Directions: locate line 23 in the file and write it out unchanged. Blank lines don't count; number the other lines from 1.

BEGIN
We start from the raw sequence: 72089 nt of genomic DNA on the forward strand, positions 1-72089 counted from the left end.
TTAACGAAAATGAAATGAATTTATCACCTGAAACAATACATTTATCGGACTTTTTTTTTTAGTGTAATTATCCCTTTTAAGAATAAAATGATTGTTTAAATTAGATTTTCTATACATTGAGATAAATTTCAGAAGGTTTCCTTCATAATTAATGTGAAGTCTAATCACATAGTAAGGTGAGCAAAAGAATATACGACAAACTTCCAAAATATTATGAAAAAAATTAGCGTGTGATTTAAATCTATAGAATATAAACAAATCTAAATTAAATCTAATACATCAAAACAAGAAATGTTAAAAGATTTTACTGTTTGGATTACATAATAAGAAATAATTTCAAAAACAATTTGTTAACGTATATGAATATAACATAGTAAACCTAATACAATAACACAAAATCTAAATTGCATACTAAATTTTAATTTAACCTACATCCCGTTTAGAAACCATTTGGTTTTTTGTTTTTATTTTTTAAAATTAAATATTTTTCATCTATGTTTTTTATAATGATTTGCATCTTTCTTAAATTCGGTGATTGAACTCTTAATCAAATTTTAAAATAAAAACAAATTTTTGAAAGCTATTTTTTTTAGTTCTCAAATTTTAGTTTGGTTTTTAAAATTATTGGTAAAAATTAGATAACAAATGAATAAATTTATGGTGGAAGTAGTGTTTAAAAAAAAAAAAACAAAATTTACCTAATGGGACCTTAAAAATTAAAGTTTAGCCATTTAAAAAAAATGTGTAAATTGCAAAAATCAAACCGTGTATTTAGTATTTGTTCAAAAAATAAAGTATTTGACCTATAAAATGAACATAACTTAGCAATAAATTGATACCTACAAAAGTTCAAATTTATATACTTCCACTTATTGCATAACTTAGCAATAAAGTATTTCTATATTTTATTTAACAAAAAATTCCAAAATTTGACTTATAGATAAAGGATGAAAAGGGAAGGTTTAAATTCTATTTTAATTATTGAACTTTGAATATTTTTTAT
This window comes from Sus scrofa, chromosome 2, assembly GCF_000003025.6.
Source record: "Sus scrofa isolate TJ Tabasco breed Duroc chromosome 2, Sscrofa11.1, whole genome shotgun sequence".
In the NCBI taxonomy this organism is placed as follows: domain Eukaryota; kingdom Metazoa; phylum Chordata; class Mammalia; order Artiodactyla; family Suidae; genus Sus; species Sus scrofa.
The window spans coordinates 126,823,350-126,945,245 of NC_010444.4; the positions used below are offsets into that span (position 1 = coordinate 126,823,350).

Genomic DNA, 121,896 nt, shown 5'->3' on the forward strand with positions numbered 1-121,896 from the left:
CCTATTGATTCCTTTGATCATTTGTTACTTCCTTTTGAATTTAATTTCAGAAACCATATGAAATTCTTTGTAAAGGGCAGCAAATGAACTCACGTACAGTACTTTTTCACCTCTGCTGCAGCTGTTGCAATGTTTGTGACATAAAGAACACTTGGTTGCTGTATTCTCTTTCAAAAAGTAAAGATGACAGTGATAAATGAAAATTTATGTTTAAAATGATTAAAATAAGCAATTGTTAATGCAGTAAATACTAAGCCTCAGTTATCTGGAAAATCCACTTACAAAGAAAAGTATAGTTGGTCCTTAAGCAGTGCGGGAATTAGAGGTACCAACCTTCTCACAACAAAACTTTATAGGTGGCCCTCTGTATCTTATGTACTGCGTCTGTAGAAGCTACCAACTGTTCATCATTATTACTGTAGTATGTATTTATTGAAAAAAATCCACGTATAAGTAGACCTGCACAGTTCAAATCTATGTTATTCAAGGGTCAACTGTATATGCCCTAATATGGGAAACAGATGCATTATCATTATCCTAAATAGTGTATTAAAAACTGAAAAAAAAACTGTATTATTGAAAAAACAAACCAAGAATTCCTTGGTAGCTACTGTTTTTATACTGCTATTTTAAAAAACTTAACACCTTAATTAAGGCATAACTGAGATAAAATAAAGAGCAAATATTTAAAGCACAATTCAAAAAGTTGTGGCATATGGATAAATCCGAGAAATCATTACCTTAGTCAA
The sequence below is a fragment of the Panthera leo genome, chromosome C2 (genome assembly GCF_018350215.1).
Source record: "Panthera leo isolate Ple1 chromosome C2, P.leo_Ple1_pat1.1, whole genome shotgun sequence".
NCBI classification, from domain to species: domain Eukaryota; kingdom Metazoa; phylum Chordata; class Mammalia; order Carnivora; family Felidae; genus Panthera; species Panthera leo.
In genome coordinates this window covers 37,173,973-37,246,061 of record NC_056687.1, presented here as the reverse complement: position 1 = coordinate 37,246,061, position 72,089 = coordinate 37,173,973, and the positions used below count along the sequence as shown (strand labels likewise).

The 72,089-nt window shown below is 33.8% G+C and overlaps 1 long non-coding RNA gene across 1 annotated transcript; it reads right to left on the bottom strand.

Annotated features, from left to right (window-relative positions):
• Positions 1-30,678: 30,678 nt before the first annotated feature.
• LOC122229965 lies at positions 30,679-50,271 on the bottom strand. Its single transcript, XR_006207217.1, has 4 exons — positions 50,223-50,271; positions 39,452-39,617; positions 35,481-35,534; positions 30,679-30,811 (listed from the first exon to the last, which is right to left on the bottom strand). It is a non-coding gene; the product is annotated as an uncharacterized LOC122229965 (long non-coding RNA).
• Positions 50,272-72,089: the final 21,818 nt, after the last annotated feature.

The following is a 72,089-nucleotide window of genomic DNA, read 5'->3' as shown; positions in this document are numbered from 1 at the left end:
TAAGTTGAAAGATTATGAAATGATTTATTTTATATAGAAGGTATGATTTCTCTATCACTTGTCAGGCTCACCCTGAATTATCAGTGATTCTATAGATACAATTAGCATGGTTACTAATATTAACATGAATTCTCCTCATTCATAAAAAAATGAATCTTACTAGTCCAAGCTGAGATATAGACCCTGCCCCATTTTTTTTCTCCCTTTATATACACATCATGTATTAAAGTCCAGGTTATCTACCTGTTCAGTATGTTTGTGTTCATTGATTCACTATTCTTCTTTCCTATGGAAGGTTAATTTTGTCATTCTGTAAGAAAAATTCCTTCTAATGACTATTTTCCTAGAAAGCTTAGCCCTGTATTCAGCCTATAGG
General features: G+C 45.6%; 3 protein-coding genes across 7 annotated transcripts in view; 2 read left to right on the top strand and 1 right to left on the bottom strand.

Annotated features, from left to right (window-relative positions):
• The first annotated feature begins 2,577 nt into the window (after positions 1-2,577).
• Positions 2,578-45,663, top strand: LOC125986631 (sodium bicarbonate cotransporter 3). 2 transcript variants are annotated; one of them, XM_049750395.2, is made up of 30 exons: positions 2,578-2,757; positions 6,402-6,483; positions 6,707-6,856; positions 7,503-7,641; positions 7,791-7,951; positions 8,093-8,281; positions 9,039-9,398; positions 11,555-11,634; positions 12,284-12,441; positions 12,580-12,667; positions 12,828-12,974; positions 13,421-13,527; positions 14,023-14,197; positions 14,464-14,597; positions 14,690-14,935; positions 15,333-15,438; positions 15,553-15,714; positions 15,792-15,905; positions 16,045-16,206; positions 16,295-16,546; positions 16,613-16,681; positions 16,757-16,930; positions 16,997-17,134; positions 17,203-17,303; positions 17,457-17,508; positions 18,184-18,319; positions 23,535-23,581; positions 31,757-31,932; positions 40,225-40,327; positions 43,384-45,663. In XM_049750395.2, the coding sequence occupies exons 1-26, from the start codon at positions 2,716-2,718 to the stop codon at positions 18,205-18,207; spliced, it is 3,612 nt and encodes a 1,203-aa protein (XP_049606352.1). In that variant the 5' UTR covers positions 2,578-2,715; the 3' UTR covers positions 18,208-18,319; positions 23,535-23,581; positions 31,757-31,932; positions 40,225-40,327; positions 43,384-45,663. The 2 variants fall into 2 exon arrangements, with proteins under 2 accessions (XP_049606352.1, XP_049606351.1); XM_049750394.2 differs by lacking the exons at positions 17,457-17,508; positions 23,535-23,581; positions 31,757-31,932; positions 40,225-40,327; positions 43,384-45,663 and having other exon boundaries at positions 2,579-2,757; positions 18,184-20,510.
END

• Positions 2,578-45,663, top strand: LOC125986631 (sodium bicarbonate cotransporter 3). 2 transcript variants are annotated; one of them, XM_049750395.2, is made up of 30 exons: positions 2,578-2,757; positions 6,402-6,483; positions 6,707-6,856; positions 7,503-7,641; positions 7,791-7,951; positions 8,093-8,281; positions 9,039-9,398; positions 11,555-11,634; positions 12,284-12,441; positions 12,580-12,667; positions 12,828-12,974; positions 13,421-13,527; positions 14,023-14,197; positions 14,464-14,597; positions 14,690-14,935; positions 15,333-15,438; positions 15,553-15,714; positions 15,792-15,905; positions 16,045-16,206; positions 16,295-16,546; positions 16,613-16,681; positions 16,757-16,930; positions 16,997-17,134; positions 17,203-17,303; positions 17,457-17,508; positions 18,184-18,319; positions 23,535-23,581; positions 31,757-31,932; positions 40,225-40,327; positions 43,384-45,663. In XM_049750395.2, the coding sequence occupies exons 1-26, from the start codon at positions 2,716-2,718 to the stop codon at positions 18,205-18,207; spliced, it is 3,612 nt and encodes a 1,203-aa protein (XP_049606352.1). In that variant the 5' UTR covers positions 2,578-2,715; the 3' UTR covers positions 18,208-18,319; positions 23,535-23,581; positions 31,757-31,932; positions 40,225-40,327; positions 43,384-45,663. The 2 variants fall into 2 exon arrangements, with proteins under 2 accessions (XP_049606352.1, XP_049606351.1); XM_049750394.2 differs by lacking the exons at positions 17,457-17,508; positions 23,535-23,581; positions 31,757-31,932; positions 40,225-40,327; positions 43,384-45,663 and having other exon boundaries at positions 2,579-2,757; positions 18,184-20,510.